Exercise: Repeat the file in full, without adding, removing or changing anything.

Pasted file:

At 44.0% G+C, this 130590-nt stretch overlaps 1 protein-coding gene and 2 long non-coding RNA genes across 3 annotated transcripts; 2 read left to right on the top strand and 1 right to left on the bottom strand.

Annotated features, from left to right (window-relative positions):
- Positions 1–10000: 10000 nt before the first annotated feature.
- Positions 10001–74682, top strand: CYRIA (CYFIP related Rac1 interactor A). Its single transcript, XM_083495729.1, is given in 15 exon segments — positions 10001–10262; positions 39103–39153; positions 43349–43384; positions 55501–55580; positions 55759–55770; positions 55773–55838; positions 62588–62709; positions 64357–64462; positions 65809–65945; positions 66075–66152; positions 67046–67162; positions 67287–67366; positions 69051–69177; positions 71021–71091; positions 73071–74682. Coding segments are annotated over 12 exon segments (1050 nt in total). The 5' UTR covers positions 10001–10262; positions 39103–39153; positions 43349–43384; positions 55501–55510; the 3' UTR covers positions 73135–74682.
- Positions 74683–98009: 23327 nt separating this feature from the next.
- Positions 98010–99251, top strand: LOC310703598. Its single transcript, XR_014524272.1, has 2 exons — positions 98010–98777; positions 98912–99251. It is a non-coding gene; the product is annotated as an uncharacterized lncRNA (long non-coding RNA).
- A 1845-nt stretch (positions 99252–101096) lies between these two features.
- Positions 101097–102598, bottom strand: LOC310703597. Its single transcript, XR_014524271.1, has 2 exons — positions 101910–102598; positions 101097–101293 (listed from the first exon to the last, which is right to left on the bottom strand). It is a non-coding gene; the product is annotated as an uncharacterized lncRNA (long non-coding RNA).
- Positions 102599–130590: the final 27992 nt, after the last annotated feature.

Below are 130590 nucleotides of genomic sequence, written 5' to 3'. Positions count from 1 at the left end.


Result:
At 44.0% G+C, this 130590-nt stretch overlaps 1 protein-coding gene and 2 long non-coding RNA genes across 3 annotated transcripts; 2 read left to right on the top strand and 1 right to left on the bottom strand.

Annotated features, from left to right (window-relative positions):
- Positions 1–10000: 10000 nt before the first annotated feature.
- Positions 10001–74682, top strand: CYRIA (CYFIP related Rac1 interactor A). Its single transcript, XM_083495729.1, is given in 15 exon segments — positions 10001–10262; positions 39103–39153; positions 43349–43384; positions 55501–55580; positions 55759–55770; positions 55773–55838; positions 62588–62709; positions 64357–64462; positions 65809–65945; positions 66075–66152; positions 67046–67162; positions 67287–67366; positions 69051–69177; positions 71021–71091; positions 73071–74682. Coding segments are annotated over 12 exon segments (1050 nt in total). The 5' UTR covers positions 10001–10262; positions 39103–39153; positions 43349–43384; positions 55501–55510; the 3' UTR covers positions 73135–74682.
- Positions 74683–98009: 23327 nt separating this feature from the next.
- Positions 98010–99251, top strand: LOC310703598. Its single transcript, XR_014524272.1, has 2 exons — positions 98010–98777; positions 98912–99251. It is a non-coding gene; the product is annotated as an uncharacterized lncRNA (long non-coding RNA).
- A 1845-nt stretch (positions 99252–101096) lies between these two features.
- Positions 101097–102598, bottom strand: LOC310703597. Its single transcript, XR_014524271.1, has 2 exons — positions 101910–102598; positions 101097–101293 (listed from the first exon to the last, which is right to left on the bottom strand). It is a non-coding gene; the product is annotated as an uncharacterized lncRNA (long non-coding RNA).
- Positions 102599–130590: the final 27992 nt, after the last annotated feature.

Below are 130590 nucleotides of genomic sequence, written 5' to 3'. Positions count from 1 at the left end.